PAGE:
Wednesday, December 26, 2007

The Magnificent Medalist II

Over the years, the Eastman Kodak Co. has produced some wonderful cameras. On the balance, they have also designed hundreds of somewhat crappy cameras, intended as cheap and reliable, if quite ordinary picture-takers. So, for every few dozen Brownies, Starflashes, Instamatics, and Disk Cameras, there is one meaningful camera. You can count on fingers, the number of remarkable US-made Kodak cameras that were produced.
what once was
I recently acquired one of them from the estate of my departed friend, George O'Neal. This camera, the Kodak Medalist II, is a metal-bodied medium format rangefinder camera that makes 6x9cm negatives on 620 film.

6x9 wonder

The Medalist II was produced by Kodak from 1946 to 1953, and was intended as a "pro" camera. There are a additional backs that can be used with the camera, allowing one to do close-ups using the backs and sheet film. The shutter ranges from B to 1/400 sec., plenty fast enough for most uses. The Medalist II also has a flash-synch using the Kodak post and not a PC connector (which is unfortunate). The lens turns out with a large helical that when fully retracted, locks the shutter release. The film automatically stops and the shutter cocked when the film is advanced via the winder (but you need to use the read window to start at 1). The rangefinder window is somewhat puny, but it does work, and there is also a dial readout on the top deck of the camera to show the distance and depth of field. The 100mm f 3.5 Ektar lens is highly-regarded and the out-of focus areas are smooth.

I took the camera out yesterday to give it a try in the conservatory at Matthaei Botanical Gardens. As it was my first time with this camera, I didn't expect every image to stand out, and for the most part, I am very happy with the camera. I look forward to giving it more of a workout soon.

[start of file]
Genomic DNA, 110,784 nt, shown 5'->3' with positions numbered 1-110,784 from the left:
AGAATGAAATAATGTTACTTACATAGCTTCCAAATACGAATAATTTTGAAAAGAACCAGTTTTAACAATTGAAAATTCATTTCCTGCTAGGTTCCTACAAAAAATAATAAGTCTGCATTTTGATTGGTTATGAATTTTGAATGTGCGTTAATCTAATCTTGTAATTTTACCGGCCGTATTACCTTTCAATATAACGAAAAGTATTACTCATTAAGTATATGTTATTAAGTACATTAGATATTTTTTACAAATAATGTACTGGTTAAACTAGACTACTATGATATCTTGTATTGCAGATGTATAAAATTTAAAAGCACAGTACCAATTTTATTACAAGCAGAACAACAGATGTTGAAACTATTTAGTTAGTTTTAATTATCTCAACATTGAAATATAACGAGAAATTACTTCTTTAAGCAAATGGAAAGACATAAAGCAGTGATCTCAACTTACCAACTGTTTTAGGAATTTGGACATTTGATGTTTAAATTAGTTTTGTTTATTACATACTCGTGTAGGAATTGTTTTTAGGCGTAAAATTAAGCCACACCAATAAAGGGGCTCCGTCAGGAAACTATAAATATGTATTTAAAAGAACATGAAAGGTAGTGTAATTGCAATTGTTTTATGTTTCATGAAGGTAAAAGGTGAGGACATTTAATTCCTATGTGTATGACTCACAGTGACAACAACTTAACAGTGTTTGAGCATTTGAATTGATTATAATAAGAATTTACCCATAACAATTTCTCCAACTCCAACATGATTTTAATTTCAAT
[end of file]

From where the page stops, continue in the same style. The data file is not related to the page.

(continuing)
Medalist Rocks!

A later image made on Kodak Gold 200 (620) from the UK:
Old Pontiac sign, Chelsea

Tuesday, December 25, 2007


Adrienne, my wife of 29 years, asked me what I wanted for Christmas this year. Since I really don't need anything, but I did want the new Diana + from Lomographic, that's what I told her, and she did buy me one! Now, I know there have been a few detractors of the new Diana+. Of course it's a cheap plastic camera, but I have to say that I am impressed with the features, and that LSI didn't merely copy the old design, they improved on it, in ways that will please photographers that use Crappy Cameras. The new pinhole feature is a great idea, and so is the little device they include to keep the shutter open for long B exposures. The addition of the tripod socket is MUCH appreciated! The hardcover book included in the kit is nice. No doubt, it adds to the price tag of the Diana package, but I'm glad I have it. Some of the writing seems a bit random, but the images are fun.

I love this -- the perfect anti-techno gift with unlimited creative potential. Better than tinkertoys, erector sets, and the chemistry set. And, unlike the Red Ryder BB gun, I won't shoot my eye out. But, I'll be shooting film, and that's what I am going to do this afternoon. Have a nice holiday, in whatever way you celebrate it.
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Saturday, December 15, 2007

Some Classy Argus Hardware